Another Big XII game, another nail-biting finish. The Mountaineers won a major statement game this evening in Austin. This is what WVU wanted: to play a big team in a big atmosphere with National Championship ramifications. After watching the Mountaineers performance today, there is no doubt that this Mountaineers squad belongs in the top 5 and to be mentioned in the BCS Championship talks. Well, at least the offense belongs in that conversation.
The Mountaineers special teams had a rough go of it tonight. The edge blockers could not get a hand on Carringdon Bynum who subsequently blocked an early field goal and punt. The kick and punt protections were so shaky that the coaching staff abandoned the special teams for most of the evening.
The biggest problem with the special teams tonight lied in the kick off coverage. Seemingly every kick off was returned for big yardage by the Longhorns. The special teams didn’t do our defense any favors, leaving them with really short fields on too many occasions. It appeared as though the team was not disciplined in maintaining their lanes on the returns. The coverage got so bad that Corey Smith started going with pooch kicks to the upback to give the defense a little bit of a longer field to work with.
Speaking of the defense: they played pretty well, all things considered. They were asked to stop a really good offense on short fields. The defense did a pretty good job of keeping David Ash and the passing game bottled up. Ash threw for 269 yards and a last second touchdown. The cornerbacks, most notably the much maligned Pat Miller, made some impressive plays to break up passes in critical spots late in the game.
While the defense played well against the pass, they had a difficult time against the run. The defense got gashed for some long runs by both Grey and Bergeron. It seemed like every time a Longhorns rusher made contact, they were able to break a tackle or two and rumble on for 3 to 4 extra yards. Those extra yards led to a ton of Texas first downs and a few touchdowns.
In all, the defense made just enough plays to give Geno the opportunities he needed to keep WVU in the game.
And Geno looked great in the face of a killer pass rush. Texas end Okafor man-handled Pat Eger, making Geno’s night a challenge. Smith was cool under pressure and threw the ball well. Geno completed 71% of his passes for 268 yards and 4 scores. Geno threw three of his touchdown passes to Stedman Bailey (8 receptions for 75 yards). Geno first touchdown went to Tavon Austin (10 receptions for 102 yards). He wasn’t as spot on as he has been the whole season, throwing a few passes that could have resulted in his first interception of the season. Fortunately, those balls were not picked off, and Geno was able to make the most of his second chances.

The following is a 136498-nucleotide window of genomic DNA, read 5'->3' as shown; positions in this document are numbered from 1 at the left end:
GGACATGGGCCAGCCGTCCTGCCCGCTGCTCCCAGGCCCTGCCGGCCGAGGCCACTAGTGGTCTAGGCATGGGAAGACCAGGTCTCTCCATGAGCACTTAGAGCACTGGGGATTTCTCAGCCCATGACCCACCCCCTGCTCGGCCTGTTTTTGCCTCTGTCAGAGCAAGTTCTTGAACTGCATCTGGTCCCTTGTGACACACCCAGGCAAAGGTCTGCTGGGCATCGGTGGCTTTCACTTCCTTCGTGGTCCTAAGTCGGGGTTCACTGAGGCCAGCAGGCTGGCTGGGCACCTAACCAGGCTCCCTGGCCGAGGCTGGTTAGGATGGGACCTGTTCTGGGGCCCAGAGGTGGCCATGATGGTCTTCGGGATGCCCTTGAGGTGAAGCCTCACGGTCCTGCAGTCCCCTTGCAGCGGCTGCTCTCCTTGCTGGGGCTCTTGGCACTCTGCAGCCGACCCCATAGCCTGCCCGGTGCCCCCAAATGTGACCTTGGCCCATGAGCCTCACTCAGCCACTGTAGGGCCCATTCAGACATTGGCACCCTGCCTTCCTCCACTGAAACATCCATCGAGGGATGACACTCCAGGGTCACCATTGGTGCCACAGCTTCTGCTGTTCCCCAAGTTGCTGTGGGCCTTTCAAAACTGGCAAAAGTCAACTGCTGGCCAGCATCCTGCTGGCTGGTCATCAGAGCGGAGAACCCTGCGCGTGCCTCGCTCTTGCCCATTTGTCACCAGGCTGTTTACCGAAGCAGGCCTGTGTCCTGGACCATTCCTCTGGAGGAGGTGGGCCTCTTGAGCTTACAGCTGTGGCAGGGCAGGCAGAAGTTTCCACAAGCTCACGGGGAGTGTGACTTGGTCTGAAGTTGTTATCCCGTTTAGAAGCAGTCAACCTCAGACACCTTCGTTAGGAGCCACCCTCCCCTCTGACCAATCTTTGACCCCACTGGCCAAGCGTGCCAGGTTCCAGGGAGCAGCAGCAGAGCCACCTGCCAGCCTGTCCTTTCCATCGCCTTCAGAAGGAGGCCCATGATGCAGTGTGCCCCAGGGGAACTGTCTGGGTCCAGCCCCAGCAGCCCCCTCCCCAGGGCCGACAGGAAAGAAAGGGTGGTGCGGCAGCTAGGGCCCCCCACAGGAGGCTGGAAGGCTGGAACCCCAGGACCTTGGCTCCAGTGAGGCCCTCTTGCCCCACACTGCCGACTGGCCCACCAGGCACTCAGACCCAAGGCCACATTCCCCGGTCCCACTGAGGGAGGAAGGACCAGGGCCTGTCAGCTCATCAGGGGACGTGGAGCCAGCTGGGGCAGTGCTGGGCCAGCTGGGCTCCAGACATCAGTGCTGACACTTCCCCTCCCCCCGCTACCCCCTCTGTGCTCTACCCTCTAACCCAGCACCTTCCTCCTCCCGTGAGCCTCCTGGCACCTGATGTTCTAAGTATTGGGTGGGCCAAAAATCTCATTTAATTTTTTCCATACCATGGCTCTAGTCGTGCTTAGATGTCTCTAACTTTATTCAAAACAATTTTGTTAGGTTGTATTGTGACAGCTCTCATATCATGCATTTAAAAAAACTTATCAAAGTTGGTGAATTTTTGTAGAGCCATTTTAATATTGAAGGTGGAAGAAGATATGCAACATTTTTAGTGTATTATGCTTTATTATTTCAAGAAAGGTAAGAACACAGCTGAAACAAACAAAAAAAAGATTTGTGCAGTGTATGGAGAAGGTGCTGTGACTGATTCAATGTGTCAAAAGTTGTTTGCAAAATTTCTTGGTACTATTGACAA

Five times Coach Holgorsen asked Geno to orchestrate a huge conversion on fourth down. All five times, Geno and the offense responded with clutch passing. If that does not say Heisman, than nothing else will.
Geno’s night was great, but he was outshone by Andrew Buie tonight.
Buie was the key to the Mountaineers offense. The rushing game is usually relied on to balance the pass attack. Tonight, the rushing game more than balanced the offensive attack, the rushing game was a major component.
Buie was incredible at finding the openings in the Texas defensive front. He just had an uncanny ability to find space to operate and earned some tough yards after contact. With the game on the line, late in the fourth quarter, Holgorsen put the game in Buie’s hands. Buie marched the Mountaineers down the field, ultimately punching it into the endzone for the clinching touchdown. Buie finished the evening with his career best rushing performance: 31 carries for 207 yards and 2 touchdowns.
With their first road win of the season, the Mountaineers now have to get focused for a trap game in Lubbock next week. WVU is going to need to put in a concerted effort against the Red Raiders and not look ahead to a looming top 5 match-up with Kansas State.
– In terms of fan experience, the fans of Texas are incredible hosts. The tailgating scene is somewhat tame, but the fans are easily the nicest bunch you could ever hope to meet. Leaving the stadium, the Longhorns fans had nothing but congratulations for the Mountaineers. That is a far cry from the hostile atmospheres we had become accustomed to in the Big East.
– The announced attendance at Darrell K. Royal Stadium was 101,861. That sets a new record for game attendance. It’s not that surprising considering the throngs of Mountaineer fans in the stands. It might be conservative to estimate that 10,000 fans made the trip to Austin.
– Sixth Street is a mad house after home games. Literally, the entire street is blocked off and it operates essentially as one giant block party. It is a great atmosphere to celebrate a Mountaineers road win.